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Durable Link to this BlogTuesday, May 25, 2004

Gandhi's Hind Swaraj

The book of 'Hind swaraj' was written by Gandhiji in 1908. He was on his return voyage from London to South Africa and wrote on the way. Hence it is often called 'Sermon on the sea'. It is a small book of about hundred pages but contains most of the principles Gandhi stood for. It became a Bible during Indian freedom struggle inspiring millions to resist British rule and adopt Swadeshi. Hind Swaraj is considered most relevant, universal and chief one among Gandhi's basic works.

He criticised large scale mechanization, modern civilization and colonialism. The book was banned by the British for his criticism of colonialism! After 96 years, mechanisation has increased over hundred times. The age of machines and robots has practically turned human-beings into machines. The fear that Gandhi predicted, of having everything a person needs, by pressing just a button, has become a reality. Civilization has made way to eco-destruction on an enormous scale. Colonialism has reappeared in the form of globalization, which ultimately means money and power concentrated in the hands of the few and exploitation of masses at large. Herein lies the universality and timelessness of Gandhi's thoughts. Terminology might have changed, but not the mind-set. It is in this light, that 'Hindswaraj' is to be read and interpreted.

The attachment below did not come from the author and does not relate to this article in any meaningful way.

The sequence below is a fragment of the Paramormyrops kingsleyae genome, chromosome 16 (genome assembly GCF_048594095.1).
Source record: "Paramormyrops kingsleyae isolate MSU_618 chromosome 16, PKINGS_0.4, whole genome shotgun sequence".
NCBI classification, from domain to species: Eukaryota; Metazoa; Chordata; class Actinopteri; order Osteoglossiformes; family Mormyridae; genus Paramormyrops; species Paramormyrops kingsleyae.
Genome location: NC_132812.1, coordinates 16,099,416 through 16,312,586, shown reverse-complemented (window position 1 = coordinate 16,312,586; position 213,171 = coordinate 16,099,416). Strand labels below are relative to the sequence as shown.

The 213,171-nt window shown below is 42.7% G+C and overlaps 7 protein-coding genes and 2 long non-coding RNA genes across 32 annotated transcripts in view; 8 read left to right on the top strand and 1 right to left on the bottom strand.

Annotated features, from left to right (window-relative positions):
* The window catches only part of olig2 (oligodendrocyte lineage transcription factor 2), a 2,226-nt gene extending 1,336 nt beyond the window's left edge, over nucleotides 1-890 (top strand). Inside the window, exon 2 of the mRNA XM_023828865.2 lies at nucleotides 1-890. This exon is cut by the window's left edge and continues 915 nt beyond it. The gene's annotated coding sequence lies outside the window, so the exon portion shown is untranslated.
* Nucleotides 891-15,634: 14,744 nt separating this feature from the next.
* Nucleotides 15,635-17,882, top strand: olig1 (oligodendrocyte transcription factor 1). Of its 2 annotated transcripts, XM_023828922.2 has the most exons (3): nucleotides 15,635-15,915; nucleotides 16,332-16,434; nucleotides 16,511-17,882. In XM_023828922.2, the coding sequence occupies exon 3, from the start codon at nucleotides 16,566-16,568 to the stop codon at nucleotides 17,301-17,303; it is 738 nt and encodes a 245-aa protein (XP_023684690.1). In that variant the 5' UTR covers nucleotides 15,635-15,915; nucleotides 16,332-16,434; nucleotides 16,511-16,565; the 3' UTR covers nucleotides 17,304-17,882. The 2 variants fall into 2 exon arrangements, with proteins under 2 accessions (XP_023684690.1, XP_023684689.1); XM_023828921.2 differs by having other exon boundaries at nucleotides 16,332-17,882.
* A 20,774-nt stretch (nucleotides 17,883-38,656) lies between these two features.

Let us see why Gandhi was against mechanisation or machines:

Machinery impoverished India. Next to food, clothes being of prime importance, spinning and weaving were the cottage industries. But industrialisation in England set in and Manchester, factory clothes found way to India enmasse. Millions were rendered jobless and penniless. Even Bombay mills, though very few, proved a bane. "It would be a folly to assume that an Indian Rockfeller would be better than American Rockfeller" said Bapu. He was not against machines. It was the craze for large scale machinery, that he condemned. He was fully aware of a machine's utility to commoners. But mechanisation made people, who lived by handicrafts and manual labour, jobless and starve.

When asked whether he was against all machinery, his reply was significant. "How can I be, when I know that even this body is a most delicate piece of machinery? The spinning wheel is a machine, a little toothpick is a machine..... What I object is craze for labour-saving machinery. Men went for saving labour, till thousands were without work and thrown on the streets to die of starvation. I want to save time and labour not for a fraction of mankind but for all. I want the concentration of wealth not in the hands of the few, but in the hands of all. Today machinery merely helps a few to ride on the backs of the millions. The impetus is not on philanthropy, or to save labour, but on greed.... It is against this constitution of things that I am fighting with all my might....... The supreme consideration is man. The machine should not tend to atrophy the limbs of man. I could make intelligent exceptions. Take the case of Singer's Sewing Machine. It is one of the few useful things ever invented and there is a romance about the device itself" he exclaimed.

Next (June 09,2004): Hind Swaraj on Modern Civilization and Colonization

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Jyotsna Kamat

Jyotsna Kamat Ph.D. lives in Bangalore.


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